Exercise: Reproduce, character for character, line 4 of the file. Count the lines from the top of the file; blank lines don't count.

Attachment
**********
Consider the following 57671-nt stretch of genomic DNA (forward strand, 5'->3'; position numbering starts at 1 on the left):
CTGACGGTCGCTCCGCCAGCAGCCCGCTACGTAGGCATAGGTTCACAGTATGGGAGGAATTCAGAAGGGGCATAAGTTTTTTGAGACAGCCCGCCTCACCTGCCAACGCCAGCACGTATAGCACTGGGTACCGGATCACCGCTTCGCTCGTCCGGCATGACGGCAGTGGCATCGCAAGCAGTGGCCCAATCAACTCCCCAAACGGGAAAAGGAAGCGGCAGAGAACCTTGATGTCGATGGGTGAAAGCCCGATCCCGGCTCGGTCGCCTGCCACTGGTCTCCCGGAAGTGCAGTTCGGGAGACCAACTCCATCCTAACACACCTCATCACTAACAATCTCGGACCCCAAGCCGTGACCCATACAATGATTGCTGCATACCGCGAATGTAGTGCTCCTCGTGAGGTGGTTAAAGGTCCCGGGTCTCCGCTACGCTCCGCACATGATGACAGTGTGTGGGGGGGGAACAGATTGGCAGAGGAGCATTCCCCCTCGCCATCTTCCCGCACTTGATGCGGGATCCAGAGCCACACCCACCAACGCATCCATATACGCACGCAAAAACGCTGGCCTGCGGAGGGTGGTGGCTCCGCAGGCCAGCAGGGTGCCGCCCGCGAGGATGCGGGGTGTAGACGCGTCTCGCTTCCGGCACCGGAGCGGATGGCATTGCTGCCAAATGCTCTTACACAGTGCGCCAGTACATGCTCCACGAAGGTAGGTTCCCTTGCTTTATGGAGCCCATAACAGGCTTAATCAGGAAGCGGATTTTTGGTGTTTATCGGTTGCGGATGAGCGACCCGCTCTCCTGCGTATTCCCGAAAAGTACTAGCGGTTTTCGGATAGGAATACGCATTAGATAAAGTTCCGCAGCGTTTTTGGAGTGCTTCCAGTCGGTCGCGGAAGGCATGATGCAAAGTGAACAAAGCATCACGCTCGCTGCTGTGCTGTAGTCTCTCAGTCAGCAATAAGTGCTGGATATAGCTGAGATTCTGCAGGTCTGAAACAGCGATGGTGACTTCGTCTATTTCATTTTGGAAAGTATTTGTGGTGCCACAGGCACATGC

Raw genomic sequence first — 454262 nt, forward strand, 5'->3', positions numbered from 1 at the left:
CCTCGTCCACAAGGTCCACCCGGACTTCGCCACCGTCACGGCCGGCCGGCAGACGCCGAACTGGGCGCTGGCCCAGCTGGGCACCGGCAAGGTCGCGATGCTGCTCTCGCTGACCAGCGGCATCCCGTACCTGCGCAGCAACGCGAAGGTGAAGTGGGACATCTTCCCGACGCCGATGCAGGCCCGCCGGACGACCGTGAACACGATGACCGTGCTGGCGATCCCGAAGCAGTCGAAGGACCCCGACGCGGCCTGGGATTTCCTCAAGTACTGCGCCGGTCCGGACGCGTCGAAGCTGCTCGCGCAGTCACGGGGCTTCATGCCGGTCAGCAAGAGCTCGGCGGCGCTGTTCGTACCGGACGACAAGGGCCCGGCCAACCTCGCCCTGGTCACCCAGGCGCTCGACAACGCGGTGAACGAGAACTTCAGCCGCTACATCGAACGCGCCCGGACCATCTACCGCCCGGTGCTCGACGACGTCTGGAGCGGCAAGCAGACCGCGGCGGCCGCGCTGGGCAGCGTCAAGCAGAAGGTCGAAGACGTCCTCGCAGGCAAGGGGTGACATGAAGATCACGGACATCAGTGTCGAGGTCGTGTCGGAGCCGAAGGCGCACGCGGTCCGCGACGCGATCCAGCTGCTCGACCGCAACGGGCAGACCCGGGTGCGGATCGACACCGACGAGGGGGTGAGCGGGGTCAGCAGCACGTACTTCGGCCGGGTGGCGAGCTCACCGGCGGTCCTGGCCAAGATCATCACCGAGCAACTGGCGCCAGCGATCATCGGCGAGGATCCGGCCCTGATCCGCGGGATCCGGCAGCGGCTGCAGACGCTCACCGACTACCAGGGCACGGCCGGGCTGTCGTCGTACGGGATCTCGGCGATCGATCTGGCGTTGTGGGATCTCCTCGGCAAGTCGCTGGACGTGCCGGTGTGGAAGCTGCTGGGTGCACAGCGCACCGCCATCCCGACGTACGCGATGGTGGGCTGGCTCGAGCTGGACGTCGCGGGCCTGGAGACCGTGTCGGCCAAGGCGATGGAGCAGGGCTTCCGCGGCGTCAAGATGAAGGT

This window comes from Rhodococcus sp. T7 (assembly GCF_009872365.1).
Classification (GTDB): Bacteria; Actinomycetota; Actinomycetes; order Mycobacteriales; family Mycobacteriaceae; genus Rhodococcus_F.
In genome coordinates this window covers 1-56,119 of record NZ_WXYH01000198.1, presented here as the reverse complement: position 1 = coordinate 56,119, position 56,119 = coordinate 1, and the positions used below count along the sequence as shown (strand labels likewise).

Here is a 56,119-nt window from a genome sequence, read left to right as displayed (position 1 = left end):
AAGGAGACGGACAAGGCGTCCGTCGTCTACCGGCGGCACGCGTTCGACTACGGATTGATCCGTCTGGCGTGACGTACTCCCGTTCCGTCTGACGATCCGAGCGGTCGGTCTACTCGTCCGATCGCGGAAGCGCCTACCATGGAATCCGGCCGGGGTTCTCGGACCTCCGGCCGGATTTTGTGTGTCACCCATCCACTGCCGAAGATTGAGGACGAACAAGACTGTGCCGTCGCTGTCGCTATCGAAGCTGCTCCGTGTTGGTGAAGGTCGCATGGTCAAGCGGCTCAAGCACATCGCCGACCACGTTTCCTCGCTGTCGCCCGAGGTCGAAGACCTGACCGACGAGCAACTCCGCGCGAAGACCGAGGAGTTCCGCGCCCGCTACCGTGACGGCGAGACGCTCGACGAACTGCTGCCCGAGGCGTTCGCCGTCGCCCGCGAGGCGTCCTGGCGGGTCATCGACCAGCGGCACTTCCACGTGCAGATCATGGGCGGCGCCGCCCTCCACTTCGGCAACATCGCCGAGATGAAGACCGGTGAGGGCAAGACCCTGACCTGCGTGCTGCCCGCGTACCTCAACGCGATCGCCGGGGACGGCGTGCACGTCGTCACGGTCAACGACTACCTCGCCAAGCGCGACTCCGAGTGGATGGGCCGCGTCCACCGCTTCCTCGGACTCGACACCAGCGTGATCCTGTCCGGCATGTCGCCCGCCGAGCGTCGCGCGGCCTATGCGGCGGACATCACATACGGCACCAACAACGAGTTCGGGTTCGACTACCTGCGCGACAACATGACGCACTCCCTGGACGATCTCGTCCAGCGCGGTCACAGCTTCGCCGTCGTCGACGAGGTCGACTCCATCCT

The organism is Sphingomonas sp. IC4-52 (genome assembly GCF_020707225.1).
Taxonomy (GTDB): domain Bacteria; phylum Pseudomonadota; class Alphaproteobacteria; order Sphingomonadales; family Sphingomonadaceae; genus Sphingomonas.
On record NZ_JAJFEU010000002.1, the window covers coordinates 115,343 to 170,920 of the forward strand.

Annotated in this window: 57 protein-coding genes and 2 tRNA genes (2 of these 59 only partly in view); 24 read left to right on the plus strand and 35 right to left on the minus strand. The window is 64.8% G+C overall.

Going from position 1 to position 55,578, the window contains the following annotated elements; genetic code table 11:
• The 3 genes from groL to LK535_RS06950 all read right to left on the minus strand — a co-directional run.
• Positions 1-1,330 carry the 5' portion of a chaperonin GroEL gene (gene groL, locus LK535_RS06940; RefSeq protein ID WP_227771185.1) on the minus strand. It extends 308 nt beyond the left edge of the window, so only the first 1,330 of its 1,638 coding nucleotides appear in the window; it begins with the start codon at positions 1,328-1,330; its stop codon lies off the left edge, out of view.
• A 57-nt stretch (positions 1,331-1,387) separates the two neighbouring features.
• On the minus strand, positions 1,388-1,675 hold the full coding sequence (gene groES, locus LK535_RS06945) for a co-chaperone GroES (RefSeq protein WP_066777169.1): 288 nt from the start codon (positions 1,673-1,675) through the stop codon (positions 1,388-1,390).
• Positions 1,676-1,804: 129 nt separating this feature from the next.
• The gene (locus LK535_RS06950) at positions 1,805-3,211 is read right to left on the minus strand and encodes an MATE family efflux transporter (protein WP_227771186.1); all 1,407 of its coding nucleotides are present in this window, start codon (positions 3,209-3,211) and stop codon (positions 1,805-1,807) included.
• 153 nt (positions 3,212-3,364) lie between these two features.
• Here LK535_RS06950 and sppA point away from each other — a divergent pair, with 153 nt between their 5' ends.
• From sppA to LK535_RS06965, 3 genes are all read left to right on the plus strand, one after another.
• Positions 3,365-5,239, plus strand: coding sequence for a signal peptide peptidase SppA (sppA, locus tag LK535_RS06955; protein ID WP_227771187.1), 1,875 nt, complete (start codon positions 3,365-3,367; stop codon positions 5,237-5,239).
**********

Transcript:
CCTCGTCCACAAGGTCCACCCGGACTTCGCCACCGTCACGGCCGGCCGGCAGACGCCGAACTGGGCGCTGGCCCAGCTGGGCACCGGCAAGGTCGCGATGCTGCTCTCGCTGACCAGCGGCATCCCGTACCTGCGCAGCAACGCGAAGGTGAAGTGGGACATCTTCCCGACGCCGATGCAGGCCCGCCGGACGACCGTGAACACGATGACCGTGCTGGCGATCCCGAAGCAGTCGAAGGACCCCGACGCGGCCTGGGATTTCCTCAAGTACTGCGCCGGTCCGGACGCGTCGAAGCTGCTCGCGCAGTCACGGGGCTTCATGCCGGTCAGCAAGAGCTCGGCGGCGCTGTTCGTACCGGACGACAAGGGCCCGGCCAACCTCGCCCTGGTCACCCAGGCGCTCGACAACGCGGTGAACGAGAACTTCAGCCGCTACATCGAACGCGCCCGGACCATCTACCGCCCGGTGCTCGACGACGTCTGGAGCGGCAAGCAGACCGCGGCGGCCGCGCTGGGCAGCGTCAAGCAGAAGGTCGAAGACGTCCTCGCAGGCAAGGGGTGACATGAAGATCACGGACATCAGTGTCGAGGTCGTGTCGGAGCCGAAGGCGCACGCGGTCCGCGACGCGATCCAGCTGCTCGACCGCAACGGGCAGACCCGGGTGCGGATCGACACCGACGAGGGGGTGAGCGGGGTCAGCAGCACGTACTTCGGCCGGGTGGCGAGCTCACCGGCGGTCCTGGCCAAGATCATCACCGAGCAACTGGCGCCAGCGATCATCGGCGAGGATCCGGCCCTGATCCGCGGGATCCGGCAGCGGCTGCAGACGCTCACCGACTACCAGGGCACGGCCGGGCTGTCGTCGTACGGGATCTCGGCGATCGATCTGGCGTTGTGGGATCTCCTCGGCAAGTCGCTGGACGTGCCGGTGTGGAAGCTGCTGGGTGCACAGCGCACCGCCATCCCGACGTACGCGATGGTGGGCTGGCTCGAGCTGGACGTCGCGGGCCTGGAGACCGTGTCGGCCAAGGCGATGGAGCAGGGCTTCCGCGGCGTCAAGATGAAGGT